December 19, 2016
Fast Facts
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New WSU medical school had more than 700 applications for just 60 spots in inaugural class

Washington State University's new medical school in Spokane is popular, to say the least. More than 700 people applied for the 60 spots available in the inaugural class of the Elson S. Floyd College of Medicine in Spokane.

This batch of applications has been whittled down to 450 qualified candidates. Interviews with prospective students will take place in January and February. Classes will start in the fall of 2017.

The spots in the inaugural class have been reserved for students who have ties to Washington, an intentional move to try to keep doctors in Washington after they finish their medical school training.

The Puget Sound Business Journal has more.

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Sustainability in Action

Aslan Brewing Company: Refreshing Environmental Success

By Washington Business magazine

Taking beer and building to a new, sustainable level, a craft brewer demonstrates how a time-honored cold beverage can take the edge off the climate.

With a commitment to organic ingredients, locally-sourced goods, and low-impact practices, the owners offer the community something new and refreshing, the sustainable way .
Read the full article in Washington Business magazine
Workforce Matters

We must train next generation for the jobs Washington is creating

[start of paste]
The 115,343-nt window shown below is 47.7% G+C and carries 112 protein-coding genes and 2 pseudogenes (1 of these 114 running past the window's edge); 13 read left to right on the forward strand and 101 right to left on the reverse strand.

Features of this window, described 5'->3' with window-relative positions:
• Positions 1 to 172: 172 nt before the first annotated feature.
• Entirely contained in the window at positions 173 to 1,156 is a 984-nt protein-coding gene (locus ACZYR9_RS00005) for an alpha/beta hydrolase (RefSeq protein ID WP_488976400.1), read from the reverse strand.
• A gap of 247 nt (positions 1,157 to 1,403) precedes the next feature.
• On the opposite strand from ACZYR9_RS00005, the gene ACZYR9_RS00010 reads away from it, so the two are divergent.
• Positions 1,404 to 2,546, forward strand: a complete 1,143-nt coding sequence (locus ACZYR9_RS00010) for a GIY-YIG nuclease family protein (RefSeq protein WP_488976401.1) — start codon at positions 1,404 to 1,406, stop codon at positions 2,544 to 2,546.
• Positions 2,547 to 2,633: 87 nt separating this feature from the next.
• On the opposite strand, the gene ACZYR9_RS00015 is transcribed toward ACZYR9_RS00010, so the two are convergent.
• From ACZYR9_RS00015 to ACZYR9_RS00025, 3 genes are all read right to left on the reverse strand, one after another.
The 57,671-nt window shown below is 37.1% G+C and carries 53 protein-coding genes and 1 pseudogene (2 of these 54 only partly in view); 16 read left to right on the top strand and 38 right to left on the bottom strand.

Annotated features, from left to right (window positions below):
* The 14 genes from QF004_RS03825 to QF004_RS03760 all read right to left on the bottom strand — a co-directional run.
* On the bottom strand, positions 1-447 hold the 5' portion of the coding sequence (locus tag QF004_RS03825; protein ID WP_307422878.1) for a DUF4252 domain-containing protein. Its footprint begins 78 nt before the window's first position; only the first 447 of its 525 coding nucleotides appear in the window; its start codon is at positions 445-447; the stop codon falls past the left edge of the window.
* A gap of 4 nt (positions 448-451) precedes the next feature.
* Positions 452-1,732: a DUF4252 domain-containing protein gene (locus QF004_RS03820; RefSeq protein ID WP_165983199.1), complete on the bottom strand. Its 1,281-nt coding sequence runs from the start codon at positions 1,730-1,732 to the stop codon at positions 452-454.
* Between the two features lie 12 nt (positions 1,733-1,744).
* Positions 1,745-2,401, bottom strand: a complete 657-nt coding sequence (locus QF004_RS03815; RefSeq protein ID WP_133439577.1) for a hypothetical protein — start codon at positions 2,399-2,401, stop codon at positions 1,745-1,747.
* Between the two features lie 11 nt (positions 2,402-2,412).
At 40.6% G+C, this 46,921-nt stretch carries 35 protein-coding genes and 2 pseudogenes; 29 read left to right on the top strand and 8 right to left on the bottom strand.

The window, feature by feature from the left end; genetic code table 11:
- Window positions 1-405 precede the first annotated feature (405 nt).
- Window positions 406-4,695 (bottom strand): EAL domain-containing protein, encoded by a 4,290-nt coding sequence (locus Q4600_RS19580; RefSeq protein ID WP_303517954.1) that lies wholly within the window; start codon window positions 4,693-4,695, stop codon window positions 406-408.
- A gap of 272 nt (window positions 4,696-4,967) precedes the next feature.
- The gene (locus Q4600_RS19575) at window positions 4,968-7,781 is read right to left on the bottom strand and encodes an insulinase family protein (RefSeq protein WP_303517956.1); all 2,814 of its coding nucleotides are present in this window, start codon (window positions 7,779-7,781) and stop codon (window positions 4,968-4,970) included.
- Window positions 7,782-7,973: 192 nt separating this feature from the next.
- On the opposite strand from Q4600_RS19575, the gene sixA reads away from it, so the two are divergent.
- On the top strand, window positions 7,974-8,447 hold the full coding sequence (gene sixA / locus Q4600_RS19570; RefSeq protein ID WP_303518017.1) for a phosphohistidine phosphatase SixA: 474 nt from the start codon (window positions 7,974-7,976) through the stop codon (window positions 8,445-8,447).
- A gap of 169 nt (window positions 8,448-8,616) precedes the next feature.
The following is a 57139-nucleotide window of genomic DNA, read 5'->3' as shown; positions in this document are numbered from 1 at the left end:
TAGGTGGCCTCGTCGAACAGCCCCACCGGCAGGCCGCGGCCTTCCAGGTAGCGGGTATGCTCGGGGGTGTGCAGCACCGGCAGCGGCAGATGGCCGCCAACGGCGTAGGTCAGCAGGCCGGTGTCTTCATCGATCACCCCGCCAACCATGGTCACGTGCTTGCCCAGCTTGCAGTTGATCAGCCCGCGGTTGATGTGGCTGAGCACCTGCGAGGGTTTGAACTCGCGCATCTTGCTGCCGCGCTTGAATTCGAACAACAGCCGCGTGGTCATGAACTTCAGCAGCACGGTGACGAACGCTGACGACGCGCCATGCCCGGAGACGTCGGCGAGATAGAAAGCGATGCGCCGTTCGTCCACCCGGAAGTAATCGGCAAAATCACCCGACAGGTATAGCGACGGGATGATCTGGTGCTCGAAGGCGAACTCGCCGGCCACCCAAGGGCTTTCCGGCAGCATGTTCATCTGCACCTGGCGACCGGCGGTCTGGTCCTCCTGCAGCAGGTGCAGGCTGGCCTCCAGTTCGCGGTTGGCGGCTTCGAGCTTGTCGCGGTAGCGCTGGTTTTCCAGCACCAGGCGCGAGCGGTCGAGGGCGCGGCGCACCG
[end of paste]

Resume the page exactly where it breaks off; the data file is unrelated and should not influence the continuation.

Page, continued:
By Amy Morrison Goings and Gary Oertli

In these politically stressful times, there's one priority everyone can agree on: putting people to work in Washington. People need great jobs just as employers need great talent.

The most recent proof comes in the form of research by the Boston Consulting Group and the Washington Roundtable. The report projects there will be 740,000 job openings in Washington over the next five years. Most of those openings will be filled by people who have postsecondary education or training.

The jobs range from entry-level positions, to "pathway" jobs that then lead to well-paying careers. Many positions require not just a high school diploma and not necessarily a bachelor's degree, but somewhere in between -- such as an associate degree, or a certificate backed by industry need, or an apprenticeship. Others require a bachelor's degree or higher.

That's why it's so important for the Legislature to fund the entire pipeline of education in Washington, from pre-kindergarten through college. At the center of that pipeline is Washington's community and technical college system.
Read the full op-ed in The Puget Sound Business Journal
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